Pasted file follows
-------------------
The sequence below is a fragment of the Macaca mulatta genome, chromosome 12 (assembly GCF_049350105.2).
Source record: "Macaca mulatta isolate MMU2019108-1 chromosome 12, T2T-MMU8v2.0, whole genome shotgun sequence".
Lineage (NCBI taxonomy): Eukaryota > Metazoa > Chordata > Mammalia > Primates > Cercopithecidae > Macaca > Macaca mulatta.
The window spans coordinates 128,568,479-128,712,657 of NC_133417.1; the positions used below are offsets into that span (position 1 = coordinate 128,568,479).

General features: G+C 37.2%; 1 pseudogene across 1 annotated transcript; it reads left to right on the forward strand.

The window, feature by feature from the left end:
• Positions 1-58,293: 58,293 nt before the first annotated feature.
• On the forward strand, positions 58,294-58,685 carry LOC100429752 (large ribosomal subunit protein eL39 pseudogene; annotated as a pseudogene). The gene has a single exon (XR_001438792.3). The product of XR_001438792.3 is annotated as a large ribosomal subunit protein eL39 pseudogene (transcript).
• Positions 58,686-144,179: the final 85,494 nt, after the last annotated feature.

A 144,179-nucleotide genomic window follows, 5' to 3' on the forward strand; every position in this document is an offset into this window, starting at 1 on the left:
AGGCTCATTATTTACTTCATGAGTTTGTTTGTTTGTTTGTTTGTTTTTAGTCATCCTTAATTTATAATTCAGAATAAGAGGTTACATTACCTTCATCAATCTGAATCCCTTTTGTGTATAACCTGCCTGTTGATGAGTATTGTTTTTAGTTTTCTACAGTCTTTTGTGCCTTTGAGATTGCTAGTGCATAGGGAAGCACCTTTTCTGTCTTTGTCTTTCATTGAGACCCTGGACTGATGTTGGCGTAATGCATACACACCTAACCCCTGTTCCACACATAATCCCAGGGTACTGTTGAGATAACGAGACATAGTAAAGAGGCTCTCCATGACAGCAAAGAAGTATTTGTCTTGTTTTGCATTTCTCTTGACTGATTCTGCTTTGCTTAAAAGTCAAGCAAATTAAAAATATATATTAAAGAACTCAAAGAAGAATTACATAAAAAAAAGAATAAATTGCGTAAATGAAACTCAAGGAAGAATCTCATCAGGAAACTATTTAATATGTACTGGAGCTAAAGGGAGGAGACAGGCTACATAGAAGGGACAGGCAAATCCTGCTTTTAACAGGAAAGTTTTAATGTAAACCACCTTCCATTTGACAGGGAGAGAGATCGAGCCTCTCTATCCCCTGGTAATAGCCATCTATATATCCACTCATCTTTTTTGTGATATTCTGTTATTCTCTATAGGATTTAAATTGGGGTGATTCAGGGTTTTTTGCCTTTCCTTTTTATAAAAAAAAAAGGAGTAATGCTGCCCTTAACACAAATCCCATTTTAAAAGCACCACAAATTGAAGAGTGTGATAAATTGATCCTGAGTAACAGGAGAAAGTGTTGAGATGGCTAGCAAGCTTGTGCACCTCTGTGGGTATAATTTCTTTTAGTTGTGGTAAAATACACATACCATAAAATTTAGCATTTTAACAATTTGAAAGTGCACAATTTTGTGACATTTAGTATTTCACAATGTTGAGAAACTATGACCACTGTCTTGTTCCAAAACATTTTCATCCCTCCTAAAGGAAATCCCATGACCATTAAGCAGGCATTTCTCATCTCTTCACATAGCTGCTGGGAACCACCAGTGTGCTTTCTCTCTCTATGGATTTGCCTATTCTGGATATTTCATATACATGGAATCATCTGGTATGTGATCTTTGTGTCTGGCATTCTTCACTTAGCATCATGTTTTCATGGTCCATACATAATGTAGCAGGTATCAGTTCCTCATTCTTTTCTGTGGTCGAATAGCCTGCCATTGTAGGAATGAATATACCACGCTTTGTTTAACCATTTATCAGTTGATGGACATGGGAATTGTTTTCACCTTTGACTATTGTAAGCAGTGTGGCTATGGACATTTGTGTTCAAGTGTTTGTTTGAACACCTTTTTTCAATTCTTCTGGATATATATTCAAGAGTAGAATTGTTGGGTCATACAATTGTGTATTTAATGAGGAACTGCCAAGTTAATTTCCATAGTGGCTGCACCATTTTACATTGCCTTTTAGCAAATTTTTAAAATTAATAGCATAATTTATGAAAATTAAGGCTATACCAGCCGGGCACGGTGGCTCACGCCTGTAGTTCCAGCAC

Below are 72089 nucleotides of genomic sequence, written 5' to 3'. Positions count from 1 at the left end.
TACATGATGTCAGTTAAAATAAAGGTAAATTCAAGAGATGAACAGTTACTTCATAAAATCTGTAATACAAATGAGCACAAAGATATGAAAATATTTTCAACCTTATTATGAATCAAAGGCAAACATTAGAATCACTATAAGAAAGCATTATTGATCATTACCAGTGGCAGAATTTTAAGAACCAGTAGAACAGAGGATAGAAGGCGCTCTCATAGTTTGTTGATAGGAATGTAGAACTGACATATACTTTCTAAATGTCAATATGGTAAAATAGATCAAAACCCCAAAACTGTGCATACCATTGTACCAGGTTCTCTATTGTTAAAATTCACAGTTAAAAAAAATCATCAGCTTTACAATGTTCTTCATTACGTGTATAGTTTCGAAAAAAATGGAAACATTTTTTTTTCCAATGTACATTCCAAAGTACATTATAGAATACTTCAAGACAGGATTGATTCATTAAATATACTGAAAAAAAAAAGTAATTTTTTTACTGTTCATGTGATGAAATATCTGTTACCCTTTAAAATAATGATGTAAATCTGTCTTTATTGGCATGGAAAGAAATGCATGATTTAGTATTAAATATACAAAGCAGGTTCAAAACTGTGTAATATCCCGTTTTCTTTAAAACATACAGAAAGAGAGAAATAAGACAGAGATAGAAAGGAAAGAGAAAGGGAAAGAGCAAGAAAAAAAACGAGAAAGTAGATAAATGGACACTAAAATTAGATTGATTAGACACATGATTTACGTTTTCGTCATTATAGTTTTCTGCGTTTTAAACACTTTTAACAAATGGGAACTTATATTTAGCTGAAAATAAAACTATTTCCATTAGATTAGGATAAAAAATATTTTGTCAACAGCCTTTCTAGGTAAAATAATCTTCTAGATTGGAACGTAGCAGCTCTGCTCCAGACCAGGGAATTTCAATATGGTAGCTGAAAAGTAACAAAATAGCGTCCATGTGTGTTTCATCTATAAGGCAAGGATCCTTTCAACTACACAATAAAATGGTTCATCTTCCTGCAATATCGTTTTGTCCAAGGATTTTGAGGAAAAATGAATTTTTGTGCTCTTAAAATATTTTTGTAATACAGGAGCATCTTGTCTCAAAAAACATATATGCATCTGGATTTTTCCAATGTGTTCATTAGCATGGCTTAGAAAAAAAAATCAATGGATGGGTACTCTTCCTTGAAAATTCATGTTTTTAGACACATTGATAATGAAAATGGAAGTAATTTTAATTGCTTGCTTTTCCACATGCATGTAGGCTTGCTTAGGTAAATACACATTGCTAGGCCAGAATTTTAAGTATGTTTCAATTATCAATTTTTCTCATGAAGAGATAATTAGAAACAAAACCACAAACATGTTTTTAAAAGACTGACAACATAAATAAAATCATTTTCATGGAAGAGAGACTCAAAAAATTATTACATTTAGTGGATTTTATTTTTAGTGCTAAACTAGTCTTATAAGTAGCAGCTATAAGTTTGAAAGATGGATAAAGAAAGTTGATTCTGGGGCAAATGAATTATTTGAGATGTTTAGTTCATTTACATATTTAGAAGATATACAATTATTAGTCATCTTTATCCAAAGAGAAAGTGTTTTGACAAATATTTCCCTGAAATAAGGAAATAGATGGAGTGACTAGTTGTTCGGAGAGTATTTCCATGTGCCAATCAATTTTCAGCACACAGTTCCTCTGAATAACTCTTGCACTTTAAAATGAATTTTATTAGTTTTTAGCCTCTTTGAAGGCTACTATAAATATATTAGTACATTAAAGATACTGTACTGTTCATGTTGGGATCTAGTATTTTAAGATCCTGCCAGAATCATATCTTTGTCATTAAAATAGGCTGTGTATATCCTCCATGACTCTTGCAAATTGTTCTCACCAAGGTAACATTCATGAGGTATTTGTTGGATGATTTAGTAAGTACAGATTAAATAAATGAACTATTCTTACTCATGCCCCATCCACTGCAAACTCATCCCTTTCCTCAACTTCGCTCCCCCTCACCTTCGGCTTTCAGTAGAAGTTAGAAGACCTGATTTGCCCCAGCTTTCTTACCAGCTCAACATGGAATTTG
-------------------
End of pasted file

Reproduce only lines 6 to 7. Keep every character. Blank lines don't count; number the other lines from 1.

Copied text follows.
The window, feature by feature from the left end:
• Positions 1-58,293: 58,293 nt before the first annotated feature.